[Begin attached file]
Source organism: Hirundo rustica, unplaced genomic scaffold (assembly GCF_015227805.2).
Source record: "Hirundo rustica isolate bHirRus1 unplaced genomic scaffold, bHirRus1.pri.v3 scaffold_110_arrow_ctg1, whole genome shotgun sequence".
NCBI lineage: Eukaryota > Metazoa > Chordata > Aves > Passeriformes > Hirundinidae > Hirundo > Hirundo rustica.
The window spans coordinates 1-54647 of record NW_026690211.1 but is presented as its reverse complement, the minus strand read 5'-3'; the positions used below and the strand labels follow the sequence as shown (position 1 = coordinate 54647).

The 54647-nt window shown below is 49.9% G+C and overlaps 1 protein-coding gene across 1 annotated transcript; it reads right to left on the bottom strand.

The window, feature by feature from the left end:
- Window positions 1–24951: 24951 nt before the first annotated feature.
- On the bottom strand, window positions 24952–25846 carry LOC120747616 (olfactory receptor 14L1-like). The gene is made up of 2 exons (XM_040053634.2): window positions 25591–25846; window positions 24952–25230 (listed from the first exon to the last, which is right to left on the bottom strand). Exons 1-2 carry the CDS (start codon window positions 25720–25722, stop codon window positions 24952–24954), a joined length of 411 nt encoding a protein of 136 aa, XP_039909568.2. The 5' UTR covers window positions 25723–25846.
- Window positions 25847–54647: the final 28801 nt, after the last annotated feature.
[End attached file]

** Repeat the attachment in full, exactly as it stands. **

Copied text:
Source organism: Hirundo rustica, unplaced genomic scaffold (assembly GCF_015227805.2).
Source record: "Hirundo rustica isolate bHirRus1 unplaced genomic scaffold, bHirRus1.pri.v3 scaffold_110_arrow_ctg1, whole genome shotgun sequence".
NCBI lineage: Eukaryota > Metazoa > Chordata > Aves > Passeriformes > Hirundinidae > Hirundo > Hirundo rustica.
The window spans coordinates 1-54647 of record NW_026690211.1 but is presented as its reverse complement, the minus strand read 5'-3'; the positions used below and the strand labels follow the sequence as shown (position 1 = coordinate 54647).

The 54647-nt window shown below is 49.9% G+C and overlaps 1 protein-coding gene across 1 annotated transcript; it reads right to left on the bottom strand.

The window, feature by feature from the left end:
- Window positions 1–24951: 24951 nt before the first annotated feature.
- On the bottom strand, window positions 24952–25846 carry LOC120747616 (olfactory receptor 14L1-like). The gene is made up of 2 exons (XM_040053634.2): window positions 25591–25846; window positions 24952–25230 (listed from the first exon to the last, which is right to left on the bottom strand). Exons 1-2 carry the CDS (start codon window positions 25720–25722, stop codon window positions 24952–24954), a joined length of 411 nt encoding a protein of 136 aa, XP_039909568.2. The 5' UTR covers window positions 25723–25846.
- Window positions 25847–54647: the final 28801 nt, after the last annotated feature.